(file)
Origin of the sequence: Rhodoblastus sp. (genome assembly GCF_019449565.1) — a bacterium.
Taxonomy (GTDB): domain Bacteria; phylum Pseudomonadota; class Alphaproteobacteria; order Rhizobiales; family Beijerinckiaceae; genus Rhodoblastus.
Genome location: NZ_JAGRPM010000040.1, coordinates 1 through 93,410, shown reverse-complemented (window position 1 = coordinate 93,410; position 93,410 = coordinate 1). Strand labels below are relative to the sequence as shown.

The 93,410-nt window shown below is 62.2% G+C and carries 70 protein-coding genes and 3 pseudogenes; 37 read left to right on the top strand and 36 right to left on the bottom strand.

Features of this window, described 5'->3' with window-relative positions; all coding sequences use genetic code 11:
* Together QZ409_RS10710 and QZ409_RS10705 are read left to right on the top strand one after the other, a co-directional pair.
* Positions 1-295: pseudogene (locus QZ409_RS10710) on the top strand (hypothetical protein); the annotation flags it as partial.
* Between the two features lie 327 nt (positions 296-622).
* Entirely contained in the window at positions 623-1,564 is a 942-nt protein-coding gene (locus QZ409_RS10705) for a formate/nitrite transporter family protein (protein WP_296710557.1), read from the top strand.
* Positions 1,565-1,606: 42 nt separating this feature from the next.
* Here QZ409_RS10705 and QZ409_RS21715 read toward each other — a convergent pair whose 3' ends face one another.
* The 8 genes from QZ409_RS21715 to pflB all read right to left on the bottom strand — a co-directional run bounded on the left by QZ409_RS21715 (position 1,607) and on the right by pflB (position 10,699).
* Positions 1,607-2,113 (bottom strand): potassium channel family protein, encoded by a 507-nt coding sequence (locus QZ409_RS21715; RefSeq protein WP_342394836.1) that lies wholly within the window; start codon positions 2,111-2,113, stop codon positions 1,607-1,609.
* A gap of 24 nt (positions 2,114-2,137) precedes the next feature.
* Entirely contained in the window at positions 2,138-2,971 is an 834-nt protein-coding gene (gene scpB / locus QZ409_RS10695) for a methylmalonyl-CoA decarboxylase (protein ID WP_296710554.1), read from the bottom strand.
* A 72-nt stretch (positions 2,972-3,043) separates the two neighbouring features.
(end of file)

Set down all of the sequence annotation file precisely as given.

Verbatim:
Origin of the sequence: Rhodoblastus sp. (genome assembly GCF_019449565.1) — a bacterium.
Taxonomy (GTDB): domain Bacteria; phylum Pseudomonadota; class Alphaproteobacteria; order Rhizobiales; family Beijerinckiaceae; genus Rhodoblastus.
Genome location: NZ_JAGRPM010000040.1, coordinates 1 through 93,410, shown reverse-complemented (window position 1 = coordinate 93,410; position 93,410 = coordinate 1). Strand labels below are relative to the sequence as shown.

The 93,410-nt window shown below is 62.2% G+C and carries 70 protein-coding genes and 3 pseudogenes; 37 read left to right on the top strand and 36 right to left on the bottom strand.

Features of this window, described 5'->3' with window-relative positions; all coding sequences use genetic code 11:
* Together QZ409_RS10710 and QZ409_RS10705 are read left to right on the top strand one after the other, a co-directional pair.
* Positions 1-295: pseudogene (locus QZ409_RS10710) on the top strand (hypothetical protein); the annotation flags it as partial.
* Between the two features lie 327 nt (positions 296-622).
* Entirely contained in the window at positions 623-1,564 is a 942-nt protein-coding gene (locus QZ409_RS10705) for a formate/nitrite transporter family protein (protein WP_296710557.1), read from the top strand.
* Positions 1,565-1,606: 42 nt separating this feature from the next.
* Here QZ409_RS10705 and QZ409_RS21715 read toward each other — a convergent pair whose 3' ends face one another.
* The 8 genes from QZ409_RS21715 to pflB all read right to left on the bottom strand — a co-directional run bounded on the left by QZ409_RS21715 (position 1,607) and on the right by pflB (position 10,699).
* Positions 1,607-2,113 (bottom strand): potassium channel family protein, encoded by a 507-nt coding sequence (locus QZ409_RS21715; RefSeq protein WP_342394836.1) that lies wholly within the window; start codon positions 2,111-2,113, stop codon positions 1,607-1,609.
* A gap of 24 nt (positions 2,114-2,137) precedes the next feature.
* Entirely contained in the window at positions 2,138-2,971 is an 834-nt protein-coding gene (gene scpB / locus QZ409_RS10695) for a methylmalonyl-CoA decarboxylase (protein ID WP_296710554.1), read from the bottom strand.
* A 72-nt stretch (positions 2,972-3,043) separates the two neighbouring features.